Server-sent live updates: protocol and reference implementation
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Mercure, Server-Sent Live Updates

Protocol and Reference Implementation

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Mercure is a protocol allowing to push data updates to web browsers and other HTTP clients in a convenient, fast, reliable and battery-efficient way. It is especially useful to publish real-time updates of resources served through web APIs, to reactive web and mobile apps.

The protocol has been published as an Internet Draft that is maintained in this repository.

A reference, production-grade, implementation of a Mercure hub (the server) is also available here. It's a free software (AGPL) written in Go. It is provided along with a library that can be used in any Go application to implement the Mercure protocol directly (without a hub) and an official Docker image.

Try the demo!

In addition, a managed and high-scalability version of Mercure is available in private beta.

Mercure in a Few Words

  • native browser support, no lib nor SDK required (built on top of server-sent events)
  • compatible with all existing servers, even those who don't support persistent connections (serverless architecture, PHP, FastCGI...)
  • built-in connection re-establishment and state reconciliation
  • JWT-based authorization mechanism (securely dispatch an update to some selected subscribers)
  • performant, leverages HTTP/2 multiplexing
  • designed with hypermedia in mind, also supports GraphQL
  • auto-discoverable through web linking
  • message encryption support
  • can work with old browsers (IE7+) using an EventSource polyfill
  • connection-less push in controlled environments (e.g. browsers on mobile handsets tied to specific carriers)

The reference hub implementation:

  • Fast, written in Go
  • Works everywhere: static binaries and Docker images available
  • Automatic HTTP/2 and HTTPS (using Let's Encrypt) support
  • Cloud Native, follows the Twelve-Factor App methodology
  • Open source (AGPL)


Example implementation of a client (the subscriber), in JavaScript:

// The subscriber subscribes to updates for the topic
// and to any topic matching{name}
const url = new URL('');
url.searchParams.append('topic', '{id}');
url.searchParams.append('topic', '');

const eventSource = new EventSource(url);

// The callback will be called every time an update is published
eventSource.onmessage = e => console.log(e); // do something with the payload

Optionaly, the hub URL can be automatically discovered:

fetch('') // Has this header `Link: <>; rel="mercure"`
    .then(response => {
        // Extract the hub URL from the Link header
        const hubUrl = response.headers.get('Link').match(/<(.*)>.*rel="mercure".*/)[1];
        // Subscribe to updates using the first snippet, do something with response's body...

To dispatch an update, the application server (the publisher) just need to send a POST HTTP request to the hub. Example using Node.js / Serverless:

// Handle a POST, PUT, PATCH or DELETE request or finish an async job...
// and notify the hub
const https = require('https');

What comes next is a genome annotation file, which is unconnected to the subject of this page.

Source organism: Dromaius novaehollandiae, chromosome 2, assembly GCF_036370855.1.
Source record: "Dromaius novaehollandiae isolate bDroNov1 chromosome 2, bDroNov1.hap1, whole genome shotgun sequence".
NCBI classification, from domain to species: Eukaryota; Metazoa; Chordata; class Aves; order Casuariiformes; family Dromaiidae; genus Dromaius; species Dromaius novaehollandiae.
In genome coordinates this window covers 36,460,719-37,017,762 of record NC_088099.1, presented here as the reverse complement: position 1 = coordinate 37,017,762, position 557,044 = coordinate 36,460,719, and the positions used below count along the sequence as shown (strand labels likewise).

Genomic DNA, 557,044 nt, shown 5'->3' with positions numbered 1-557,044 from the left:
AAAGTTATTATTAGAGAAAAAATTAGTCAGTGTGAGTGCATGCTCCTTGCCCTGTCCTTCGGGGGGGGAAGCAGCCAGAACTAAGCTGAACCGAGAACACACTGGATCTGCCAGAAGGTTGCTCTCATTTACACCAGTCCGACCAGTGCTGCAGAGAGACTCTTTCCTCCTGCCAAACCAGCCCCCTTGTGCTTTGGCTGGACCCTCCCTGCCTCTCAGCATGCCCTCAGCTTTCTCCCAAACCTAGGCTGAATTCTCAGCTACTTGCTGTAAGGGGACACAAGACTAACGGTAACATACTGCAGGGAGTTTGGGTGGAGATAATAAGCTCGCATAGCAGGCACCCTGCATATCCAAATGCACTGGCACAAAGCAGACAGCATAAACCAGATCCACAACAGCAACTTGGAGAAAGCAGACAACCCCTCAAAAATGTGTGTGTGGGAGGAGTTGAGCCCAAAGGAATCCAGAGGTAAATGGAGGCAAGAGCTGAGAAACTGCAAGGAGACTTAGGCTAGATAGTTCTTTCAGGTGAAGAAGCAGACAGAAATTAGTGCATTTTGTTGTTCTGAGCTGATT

const querystring = require('querystring');

const postData = querystring.stringify({
    'topic': '',
    'data': JSON.stringify({ foo: 'updated value' }),

const req = https.request({
    hostname: '',
    port: '443',
    path: '/publish',
    method: 'POST',
    headers: {
        Authorization: 'Bearer <valid-jwt-token>', // the JWT key must be shared between the hub and the server
        'Content-Type': 'application/x-www-form-urlencoded',
        'Content-Length': Buffer.byteLength(postData),
}, /* optional response handler */);

// You'll probably prefer use the request library or the node-fetch polyfill in real projects,
// but any HTTP client, written in any language, will be just fine.

Examples in other languages are available in the examples/ directory.

Use Cases

Live Availability

  • a Progressive Web App retrieves the availability status of a product from a REST API and displays it: only one is still available
  • 3 minutes later, the last product is bought by another customer
  • the PWA's view instantly show that this product isn't available anymore

Asynchronous Jobs

  • a Progressive Web App tells the server to compute a report, this task is costly and will some time to finish
  • the server delegates the computation of the report on an asynchronous worker (using message queue), and close the connection with the PWA
  • the worker sends the report to the PWA when it is computed

Collaborative Editing

  • a webapp allows several users to edit the same document concurently
  • changes made are immediately broadcasted to all connected users

Mercure gets you covered!

Protocol Specification

The full protocol specification can be found in spec/ It is also available as an IETF's Internet Draft, and is designed to be published as a RFC.

Hub Implementation


Managed Version

A managed, high-scalability version of Mercure is available in private beta. Drop us a mail for details and pricing.

Prebuilt Binary

Grab a binary from the release page and run:


The server is now available on http://localhost:3000, with the demo mode enabled. Because ALLOW_ANONYMOUS is set to 1, anonymous subscribers are allowed.

To run it in production mode, and generate automatically a Let's Encrypt TLS certificate, just run the following command as root:

PUBLISHER_JWT_KEY=myPublisherKey SUBSCRIBER_JWT_KEY=mySubcriberKey ./mercure